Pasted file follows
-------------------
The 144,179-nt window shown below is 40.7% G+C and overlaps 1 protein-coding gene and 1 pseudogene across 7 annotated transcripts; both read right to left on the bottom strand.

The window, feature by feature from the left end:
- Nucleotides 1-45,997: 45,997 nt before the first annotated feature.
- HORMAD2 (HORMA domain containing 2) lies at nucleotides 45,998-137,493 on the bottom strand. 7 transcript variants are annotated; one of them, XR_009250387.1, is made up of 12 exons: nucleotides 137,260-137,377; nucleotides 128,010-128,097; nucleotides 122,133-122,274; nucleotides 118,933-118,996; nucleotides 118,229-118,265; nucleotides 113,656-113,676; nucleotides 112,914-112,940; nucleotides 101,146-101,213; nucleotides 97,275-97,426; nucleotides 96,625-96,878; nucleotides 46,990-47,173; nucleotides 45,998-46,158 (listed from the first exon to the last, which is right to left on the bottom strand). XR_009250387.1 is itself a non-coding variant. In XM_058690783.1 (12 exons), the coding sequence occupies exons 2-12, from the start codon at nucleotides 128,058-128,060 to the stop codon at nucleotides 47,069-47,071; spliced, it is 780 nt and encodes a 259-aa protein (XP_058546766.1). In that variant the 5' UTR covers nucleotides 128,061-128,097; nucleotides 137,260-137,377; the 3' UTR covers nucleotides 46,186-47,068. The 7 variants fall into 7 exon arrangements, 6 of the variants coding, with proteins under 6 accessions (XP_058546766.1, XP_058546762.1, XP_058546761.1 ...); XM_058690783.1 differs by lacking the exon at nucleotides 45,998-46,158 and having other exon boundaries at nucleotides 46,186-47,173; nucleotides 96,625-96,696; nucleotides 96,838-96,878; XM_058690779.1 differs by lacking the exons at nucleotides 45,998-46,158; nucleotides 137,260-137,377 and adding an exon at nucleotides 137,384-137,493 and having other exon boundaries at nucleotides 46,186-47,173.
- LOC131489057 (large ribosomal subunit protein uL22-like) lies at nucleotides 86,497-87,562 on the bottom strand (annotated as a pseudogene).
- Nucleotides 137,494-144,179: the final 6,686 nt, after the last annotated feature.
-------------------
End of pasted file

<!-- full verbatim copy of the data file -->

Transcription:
The 144,179-nt window shown below is 40.7% G+C and overlaps 1 protein-coding gene and 1 pseudogene across 7 annotated transcripts; both read right to left on the bottom strand.

The window, feature by feature from the left end:
- Nucleotides 1-45,997: 45,997 nt before the first annotated feature.
- HORMAD2 (HORMA domain containing 2) lies at nucleotides 45,998-137,493 on the bottom strand. 7 transcript variants are annotated; one of them, XR_009250387.1, is made up of 12 exons: nucleotides 137,260-137,377; nucleotides 128,010-128,097; nucleotides 122,133-122,274; nucleotides 118,933-118,996; nucleotides 118,229-118,265; nucleotides 113,656-113,676; nucleotides 112,914-112,940; nucleotides 101,146-101,213; nucleotides 97,275-97,426; nucleotides 96,625-96,878; nucleotides 46,990-47,173; nucleotides 45,998-46,158 (listed from the first exon to the last, which is right to left on the bottom strand). XR_009250387.1 is itself a non-coding variant. In XM_058690783.1 (12 exons), the coding sequence occupies exons 2-12, from the start codon at nucleotides 128,058-128,060 to the stop codon at nucleotides 47,069-47,071; spliced, it is 780 nt and encodes a 259-aa protein (XP_058546766.1). In that variant the 5' UTR covers nucleotides 128,061-128,097; nucleotides 137,260-137,377; the 3' UTR covers nucleotides 46,186-47,068. The 7 variants fall into 7 exon arrangements, 6 of the variants coding, with proteins under 6 accessions (XP_058546766.1, XP_058546762.1, XP_058546761.1 ...); XM_058690783.1 differs by lacking the exon at nucleotides 45,998-46,158 and having other exon boundaries at nucleotides 46,186-47,173; nucleotides 96,625-96,696; nucleotides 96,838-96,878; XM_058690779.1 differs by lacking the exons at nucleotides 45,998-46,158; nucleotides 137,260-137,377 and adding an exon at nucleotides 137,384-137,493 and having other exon boundaries at nucleotides 46,186-47,173.
- LOC131489057 (large ribosomal subunit protein uL22-like) lies at nucleotides 86,497-87,562 on the bottom strand (annotated as a pseudogene).
- Nucleotides 137,494-144,179: the final 6,686 nt, after the last annotated feature.